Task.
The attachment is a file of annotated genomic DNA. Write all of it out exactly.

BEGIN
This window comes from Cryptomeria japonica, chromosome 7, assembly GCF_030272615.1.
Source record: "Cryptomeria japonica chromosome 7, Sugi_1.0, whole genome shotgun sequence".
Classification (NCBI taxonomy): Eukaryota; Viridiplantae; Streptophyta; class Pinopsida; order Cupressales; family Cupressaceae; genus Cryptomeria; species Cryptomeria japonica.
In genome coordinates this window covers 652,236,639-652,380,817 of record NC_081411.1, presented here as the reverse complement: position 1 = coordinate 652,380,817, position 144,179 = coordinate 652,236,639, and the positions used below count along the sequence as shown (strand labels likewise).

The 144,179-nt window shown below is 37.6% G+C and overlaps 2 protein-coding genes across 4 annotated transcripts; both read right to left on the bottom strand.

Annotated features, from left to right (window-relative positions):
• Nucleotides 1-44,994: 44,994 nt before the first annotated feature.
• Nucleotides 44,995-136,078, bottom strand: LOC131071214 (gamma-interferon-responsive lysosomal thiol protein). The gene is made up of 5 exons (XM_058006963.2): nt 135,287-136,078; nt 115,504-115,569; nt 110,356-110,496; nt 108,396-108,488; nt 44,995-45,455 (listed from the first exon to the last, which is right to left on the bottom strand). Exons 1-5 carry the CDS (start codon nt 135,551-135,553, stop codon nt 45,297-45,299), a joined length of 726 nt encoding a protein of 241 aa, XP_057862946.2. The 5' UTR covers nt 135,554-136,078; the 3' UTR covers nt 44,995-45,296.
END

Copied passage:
This window comes from Cryptomeria japonica, chromosome 7, assembly GCF_030272615.1.
Source record: "Cryptomeria japonica chromosome 7, Sugi_1.0, whole genome shotgun sequence".
Classification (NCBI taxonomy): Eukaryota; Viridiplantae; Streptophyta; class Pinopsida; order Cupressales; family Cupressaceae; genus Cryptomeria; species Cryptomeria japonica.
In genome coordinates this window covers 652,236,639-652,380,817 of record NC_081411.1, presented here as the reverse complement: position 1 = coordinate 652,380,817, position 144,179 = coordinate 652,236,639, and the positions used below count along the sequence as shown (strand labels likewise).

The 144,179-nt window shown below is 37.6% G+C and overlaps 2 protein-coding genes across 4 annotated transcripts; both read right to left on the bottom strand.

Annotated features, from left to right (window-relative positions):
• Nucleotides 1-44,994: 44,994 nt before the first annotated feature.
• Nucleotides 44,995-136,078, bottom strand: LOC131071214 (gamma-interferon-responsive lysosomal thiol protein). The gene is made up of 5 exons (XM_058006963.2): nt 135,287-136,078; nt 115,504-115,569; nt 110,356-110,496; nt 108,396-108,488; nt 44,995-45,455 (listed from the first exon to the last, which is right to left on the bottom strand). Exons 1-5 carry the CDS (start codon nt 135,551-135,553, stop codon nt 45,297-45,299), a joined length of 726 nt encoding a protein of 241 aa, XP_057862946.2. The 5' UTR covers nt 135,554-136,078; the 3' UTR covers nt 44,995-45,296.